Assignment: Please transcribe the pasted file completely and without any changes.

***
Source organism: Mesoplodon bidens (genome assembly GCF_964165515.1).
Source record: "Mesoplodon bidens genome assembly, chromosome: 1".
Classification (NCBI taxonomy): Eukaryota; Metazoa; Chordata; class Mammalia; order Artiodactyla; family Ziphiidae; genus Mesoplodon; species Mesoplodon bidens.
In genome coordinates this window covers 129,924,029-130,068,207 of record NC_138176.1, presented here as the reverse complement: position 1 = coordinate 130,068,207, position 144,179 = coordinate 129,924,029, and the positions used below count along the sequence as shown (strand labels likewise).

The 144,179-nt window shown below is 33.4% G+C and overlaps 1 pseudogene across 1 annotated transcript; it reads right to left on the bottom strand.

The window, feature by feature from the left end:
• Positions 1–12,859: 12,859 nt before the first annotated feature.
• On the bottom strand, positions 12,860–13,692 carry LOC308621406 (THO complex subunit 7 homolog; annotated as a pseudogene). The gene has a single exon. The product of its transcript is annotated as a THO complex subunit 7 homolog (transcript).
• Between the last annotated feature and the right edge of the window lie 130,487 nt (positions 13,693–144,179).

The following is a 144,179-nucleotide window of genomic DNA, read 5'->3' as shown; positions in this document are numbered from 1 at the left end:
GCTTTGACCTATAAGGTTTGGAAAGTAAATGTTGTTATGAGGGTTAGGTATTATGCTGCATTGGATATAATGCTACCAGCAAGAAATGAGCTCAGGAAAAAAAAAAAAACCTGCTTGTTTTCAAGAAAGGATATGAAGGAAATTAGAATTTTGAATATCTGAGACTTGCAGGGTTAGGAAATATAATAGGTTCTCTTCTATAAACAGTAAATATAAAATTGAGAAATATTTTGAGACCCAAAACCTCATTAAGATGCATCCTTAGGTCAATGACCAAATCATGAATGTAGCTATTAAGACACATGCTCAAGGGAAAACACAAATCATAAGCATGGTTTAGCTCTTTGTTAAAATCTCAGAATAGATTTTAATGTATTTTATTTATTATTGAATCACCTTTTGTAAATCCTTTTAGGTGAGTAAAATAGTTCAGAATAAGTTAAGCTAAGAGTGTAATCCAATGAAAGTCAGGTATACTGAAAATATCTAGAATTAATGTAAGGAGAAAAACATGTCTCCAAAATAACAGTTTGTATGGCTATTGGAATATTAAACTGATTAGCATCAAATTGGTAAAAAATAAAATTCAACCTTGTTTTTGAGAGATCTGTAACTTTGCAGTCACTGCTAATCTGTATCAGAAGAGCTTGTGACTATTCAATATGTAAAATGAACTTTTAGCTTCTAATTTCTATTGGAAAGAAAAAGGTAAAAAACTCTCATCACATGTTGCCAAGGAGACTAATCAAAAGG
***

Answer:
Source organism: Mesoplodon bidens (genome assembly GCF_964165515.1).
Source record: "Mesoplodon bidens genome assembly, chromosome: 1".
Classification (NCBI taxonomy): Eukaryota; Metazoa; Chordata; class Mammalia; order Artiodactyla; family Ziphiidae; genus Mesoplodon; species Mesoplodon bidens.
In genome coordinates this window covers 129,924,029-130,068,207 of record NC_138176.1, presented here as the reverse complement: position 1 = coordinate 130,068,207, position 144,179 = coordinate 129,924,029, and the positions used below count along the sequence as shown (strand labels likewise).

The 144,179-nt window shown below is 33.4% G+C and overlaps 1 pseudogene across 1 annotated transcript; it reads right to left on the bottom strand.

The window, feature by feature from the left end:
• Positions 1–12,859: 12,859 nt before the first annotated feature.
• On the bottom strand, positions 12,860–13,692 carry LOC308621406 (THO complex subunit 7 homolog; annotated as a pseudogene). The gene has a single exon. The product of its transcript is annotated as a THO complex subunit 7 homolog (transcript).
• Between the last annotated feature and the right edge of the window lie 130,487 nt (positions 13,693–144,179).

The following is a 144,179-nucleotide window of genomic DNA, read 5'->3' as shown; positions in this document are numbered from 1 at the left end:
GCTTTGACCTATAAGGTTTGGAAAGTAAATGTTGTTATGAGGGTTAGGTATTATGCTGCATTGGATATAATGCTACCAGCAAGAAATGAGCTCAGGAAAAAAAAAAAAACCTGCTTGTTTTCAAGAAAGGATATGAAGGAAATTAGAATTTTGAATATCTGAGACTTGCAGGGTTAGGAAATATAATAGGTTCTCTTCTATAAACAGTAAATATAAAATTGAGAAATATTTTGAGACCCAAAACCTCATTAAGATGCATCCTTAGGTCAATGACCAAATCATGAATGTAGCTATTAAGACACATGCTCAAGGGAAAACACAAATCATAAGCATGGTTTAGCTCTTTGTTAAAATCTCAGAATAGATTTTAATGTATTTTATTTATTATTGAATCACCTTTTGTAAATCCTTTTAGGTGAGTAAAATAGTTCAGAATAAGTTAAGCTAAGAGTGTAATCCAATGAAAGTCAGGTATACTGAAAATATCTAGAATTAATGTAAGGAGAAAAACATGTCTCCAAAATAACAGTTTGTATGGCTATTGGAATATTAAACTGATTAGCATCAAATTGGTAAAAAATAAAATTCAACCTTGTTTTTGAGAGATCTGTAACTTTGCAGTCACTGCTAATCTGTATCAGAAGAGCTTGTGACTATTCAATATGTAAAATGAACTTTTAGCTTCTAATTTCTATTGGAAAGAAAAAGGTAAAAAACTCTCATCACATGTTGCCAAGGAGACTAATCAAAAGG